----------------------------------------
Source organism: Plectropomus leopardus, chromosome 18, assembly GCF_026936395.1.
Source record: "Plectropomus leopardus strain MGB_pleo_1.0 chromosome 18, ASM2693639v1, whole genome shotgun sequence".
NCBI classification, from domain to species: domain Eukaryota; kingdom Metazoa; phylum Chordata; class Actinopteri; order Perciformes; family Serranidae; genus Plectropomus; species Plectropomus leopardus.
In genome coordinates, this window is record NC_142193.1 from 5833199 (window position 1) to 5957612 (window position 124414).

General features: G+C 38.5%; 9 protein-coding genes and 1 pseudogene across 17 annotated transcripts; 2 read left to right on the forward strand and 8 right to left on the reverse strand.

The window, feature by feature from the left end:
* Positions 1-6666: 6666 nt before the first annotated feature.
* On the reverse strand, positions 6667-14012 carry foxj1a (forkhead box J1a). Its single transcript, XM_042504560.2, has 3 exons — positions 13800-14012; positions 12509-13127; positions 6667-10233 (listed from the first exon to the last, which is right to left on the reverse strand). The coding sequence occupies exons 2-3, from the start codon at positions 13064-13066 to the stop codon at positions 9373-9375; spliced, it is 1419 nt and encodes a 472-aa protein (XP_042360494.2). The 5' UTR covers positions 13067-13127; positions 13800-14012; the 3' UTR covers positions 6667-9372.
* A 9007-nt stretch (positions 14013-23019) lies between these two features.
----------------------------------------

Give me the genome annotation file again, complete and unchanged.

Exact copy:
Source organism: Plectropomus leopardus, chromosome 18, assembly GCF_026936395.1.
Source record: "Plectropomus leopardus strain MGB_pleo_1.0 chromosome 18, ASM2693639v1, whole genome shotgun sequence".
NCBI classification, from domain to species: domain Eukaryota; kingdom Metazoa; phylum Chordata; class Actinopteri; order Perciformes; family Serranidae; genus Plectropomus; species Plectropomus leopardus.
In genome coordinates, this window is record NC_142193.1 from 5833199 (window position 1) to 5957612 (window position 124414).

General features: G+C 38.5%; 9 protein-coding genes and 1 pseudogene across 17 annotated transcripts; 2 read left to right on the forward strand and 8 right to left on the reverse strand.

The window, feature by feature from the left end:
* Positions 1-6666: 6666 nt before the first annotated feature.
* On the reverse strand, positions 6667-14012 carry foxj1a (forkhead box J1a). Its single transcript, XM_042504560.2, has 3 exons — positions 13800-14012; positions 12509-13127; positions 6667-10233 (listed from the first exon to the last, which is right to left on the reverse strand). The coding sequence occupies exons 2-3, from the start codon at positions 13064-13066 to the stop codon at positions 9373-9375; spliced, it is 1419 nt and encodes a 472-aa protein (XP_042360494.2). The 5' UTR covers positions 13067-13127; positions 13800-14012; the 3' UTR covers positions 6667-9372.
* A 9007-nt stretch (positions 14013-23019) lies between these two features.